Laurentian University is facing a debt crisis of its own making, and Ontario Premier Doug Ford’s political opponents are calling on the government to come to its rescue.
But before our politicians rush to throw taxpayer money at a university that is the epitome of financial mismanagement, they should consider a few sobering facts.
Laurentian University has managed to get itself into $100 million of debt.
Most of that debt is due to unfunded construction projects the university has undertaken in the past decade.
The number of Laurentian University employees on the province’s sunshine list, which discloses government pay above $100,000, has grown by 45 per cent since 2010. That’s 399 employees with six-digit salaries.
At the same time, the university’s tuition revenue has increased substantially, rising 74 per cent between 2010 and 2020. It reached an all-time high of $54 million last year. How many businesses saw their revenues reach an all-time high last year?
Deficits at the university are expected to rise to a staggering $22 million by 2025-26.
Does it seem like more money will fix this problem?
The clear answer is no.
To Laurentian University’s credit, since it revealed the extent of its financial troubles a few months ago, the university and its new leadership have embarked on a pathway toward fiscal solvency. Laurentian University has started to cut some of the programs that are losing the most money.
While difficult, this is the sensible course of action.
Even though the university is making progress, Sudbury New Democratic MPP Jamie West wants the Ford government to give Laurentian University money to allow the school to avoid finding savings.
West claims that Laurentian University does not need a bailout but is still calling on the government to give the university the tens of millions of dollars necessary to avoid restructuring.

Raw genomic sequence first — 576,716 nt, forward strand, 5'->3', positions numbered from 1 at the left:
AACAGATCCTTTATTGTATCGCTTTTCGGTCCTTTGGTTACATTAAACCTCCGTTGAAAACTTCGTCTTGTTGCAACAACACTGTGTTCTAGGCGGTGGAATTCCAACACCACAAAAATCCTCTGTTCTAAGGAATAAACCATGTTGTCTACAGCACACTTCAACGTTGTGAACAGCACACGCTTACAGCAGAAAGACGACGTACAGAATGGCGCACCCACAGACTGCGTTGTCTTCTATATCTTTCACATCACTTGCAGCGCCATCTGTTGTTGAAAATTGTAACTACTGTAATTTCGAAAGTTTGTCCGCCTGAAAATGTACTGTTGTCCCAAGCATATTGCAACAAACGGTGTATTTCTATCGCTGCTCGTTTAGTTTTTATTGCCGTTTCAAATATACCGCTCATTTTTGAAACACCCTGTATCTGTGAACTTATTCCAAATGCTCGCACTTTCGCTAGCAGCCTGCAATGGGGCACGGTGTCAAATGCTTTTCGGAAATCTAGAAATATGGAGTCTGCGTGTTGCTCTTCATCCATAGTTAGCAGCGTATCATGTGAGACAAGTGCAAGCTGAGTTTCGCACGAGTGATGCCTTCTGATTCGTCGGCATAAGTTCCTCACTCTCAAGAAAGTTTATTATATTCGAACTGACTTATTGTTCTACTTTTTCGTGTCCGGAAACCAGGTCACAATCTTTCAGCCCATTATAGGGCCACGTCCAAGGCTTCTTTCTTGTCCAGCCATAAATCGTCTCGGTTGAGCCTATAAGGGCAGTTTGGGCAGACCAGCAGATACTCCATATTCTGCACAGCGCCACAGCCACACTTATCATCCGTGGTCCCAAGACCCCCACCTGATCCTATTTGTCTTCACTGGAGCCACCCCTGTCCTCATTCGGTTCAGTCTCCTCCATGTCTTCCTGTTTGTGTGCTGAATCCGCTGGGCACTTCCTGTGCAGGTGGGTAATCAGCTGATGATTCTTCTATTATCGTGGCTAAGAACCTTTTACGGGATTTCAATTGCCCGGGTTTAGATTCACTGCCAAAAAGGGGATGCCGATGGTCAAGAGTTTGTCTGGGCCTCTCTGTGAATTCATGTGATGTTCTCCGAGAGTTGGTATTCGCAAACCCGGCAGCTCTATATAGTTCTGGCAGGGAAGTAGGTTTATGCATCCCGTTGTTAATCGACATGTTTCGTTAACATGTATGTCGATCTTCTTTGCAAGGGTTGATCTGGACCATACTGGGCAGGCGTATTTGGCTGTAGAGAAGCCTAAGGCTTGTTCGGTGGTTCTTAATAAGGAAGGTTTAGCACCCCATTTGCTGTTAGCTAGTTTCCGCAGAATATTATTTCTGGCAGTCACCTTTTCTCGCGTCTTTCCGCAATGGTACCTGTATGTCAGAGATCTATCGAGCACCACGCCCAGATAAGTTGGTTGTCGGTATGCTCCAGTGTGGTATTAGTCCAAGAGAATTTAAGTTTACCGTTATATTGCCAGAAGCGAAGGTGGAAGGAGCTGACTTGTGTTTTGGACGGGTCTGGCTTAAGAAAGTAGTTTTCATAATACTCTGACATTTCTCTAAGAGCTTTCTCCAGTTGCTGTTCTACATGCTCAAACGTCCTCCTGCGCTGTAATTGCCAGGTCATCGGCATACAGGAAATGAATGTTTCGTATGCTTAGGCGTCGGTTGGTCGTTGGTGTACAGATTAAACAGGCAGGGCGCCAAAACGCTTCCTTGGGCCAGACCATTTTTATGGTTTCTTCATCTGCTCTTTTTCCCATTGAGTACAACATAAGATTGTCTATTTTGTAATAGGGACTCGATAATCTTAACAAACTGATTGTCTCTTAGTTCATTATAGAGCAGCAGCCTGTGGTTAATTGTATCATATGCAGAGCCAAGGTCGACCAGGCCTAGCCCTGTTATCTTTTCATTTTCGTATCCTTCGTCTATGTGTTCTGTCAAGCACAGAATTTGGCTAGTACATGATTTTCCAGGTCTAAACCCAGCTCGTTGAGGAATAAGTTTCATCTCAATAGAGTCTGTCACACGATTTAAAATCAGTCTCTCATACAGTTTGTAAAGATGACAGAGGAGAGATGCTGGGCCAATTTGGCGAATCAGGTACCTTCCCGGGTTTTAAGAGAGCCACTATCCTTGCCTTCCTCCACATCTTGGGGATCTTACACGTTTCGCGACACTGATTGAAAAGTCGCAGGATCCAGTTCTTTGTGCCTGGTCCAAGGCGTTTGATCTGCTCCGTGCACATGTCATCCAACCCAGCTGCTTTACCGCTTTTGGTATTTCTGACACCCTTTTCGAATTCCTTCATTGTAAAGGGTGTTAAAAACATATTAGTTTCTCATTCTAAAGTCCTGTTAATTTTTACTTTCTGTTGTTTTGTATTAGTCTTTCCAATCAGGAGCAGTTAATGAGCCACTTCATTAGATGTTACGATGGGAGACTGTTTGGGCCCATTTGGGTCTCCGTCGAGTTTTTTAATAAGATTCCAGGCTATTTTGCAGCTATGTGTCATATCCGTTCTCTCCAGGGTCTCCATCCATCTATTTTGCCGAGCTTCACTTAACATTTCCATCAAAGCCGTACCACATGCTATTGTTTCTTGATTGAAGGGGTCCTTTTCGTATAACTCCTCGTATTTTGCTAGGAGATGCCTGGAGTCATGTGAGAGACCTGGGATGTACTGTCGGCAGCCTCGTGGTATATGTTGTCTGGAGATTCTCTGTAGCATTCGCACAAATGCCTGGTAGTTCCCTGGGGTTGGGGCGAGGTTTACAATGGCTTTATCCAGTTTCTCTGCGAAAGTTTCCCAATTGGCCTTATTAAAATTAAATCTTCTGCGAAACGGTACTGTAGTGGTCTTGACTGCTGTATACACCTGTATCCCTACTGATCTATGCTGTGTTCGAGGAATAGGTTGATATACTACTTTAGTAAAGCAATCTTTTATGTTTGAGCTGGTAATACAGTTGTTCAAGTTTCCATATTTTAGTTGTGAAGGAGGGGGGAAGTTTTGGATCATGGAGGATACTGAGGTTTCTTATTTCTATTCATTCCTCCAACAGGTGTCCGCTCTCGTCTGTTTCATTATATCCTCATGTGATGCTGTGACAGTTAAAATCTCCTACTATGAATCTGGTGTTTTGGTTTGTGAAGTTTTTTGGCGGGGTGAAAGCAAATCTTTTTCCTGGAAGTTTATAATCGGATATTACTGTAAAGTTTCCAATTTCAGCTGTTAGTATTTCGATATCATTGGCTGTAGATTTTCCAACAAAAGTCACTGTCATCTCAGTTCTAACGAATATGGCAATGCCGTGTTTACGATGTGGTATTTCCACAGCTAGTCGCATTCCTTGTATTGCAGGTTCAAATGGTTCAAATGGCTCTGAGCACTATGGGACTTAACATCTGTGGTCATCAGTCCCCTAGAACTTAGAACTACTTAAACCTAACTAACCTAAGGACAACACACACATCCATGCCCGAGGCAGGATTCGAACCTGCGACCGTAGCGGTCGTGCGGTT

No matter how West and other politicians try to frame it, any additional money the government gives to Laurentian University to deal with their debt crisis would be a bailout.
Families and businesses have found ways to save money, so why can’t this overspending university trim spending?
If those who oppose restructuring had their way, the provincial government would have to help pay off the university’s debts and increase annual grants to cover expected future costs.
The decision about whether to bail out Laurentian University ultimately rests with Ford.
While the Ford government has not yet committed to giving the university additional financial assistance, it hasn’t ruled it out.
But before any aid is given, Ford says he would need to see a third-party financial audit.
That audit should be done regardless, but the Ford government should reject any proposal that would see the taxpayers milked for more money to reward terrible decision-making that has dominated Laurentian University for years.
A bailout for Laurentian would encourage risky financial decision-making at other universities. But with the $400 billion provincial debt tab, taxpayers have no more money to paper over bad university spending decisions.
Rather than bailing out Laurentian University, Ontario policymakers should use Laurentian’s experience as a lesson that should be applied elsewhere. Clearly, more financial transparency and responsibility is needed.
As for Laurentian University, while the cuts are hard, they are very much needed.
Laurentian University’s new leadership is placing it on a path back towards fiscal sustainability, and our governments should allow that process to continue without wasting more taxpayers’ money.
Jay Goldberg is the Interim Ontario Director at the Canadian Taxpayers Federation.
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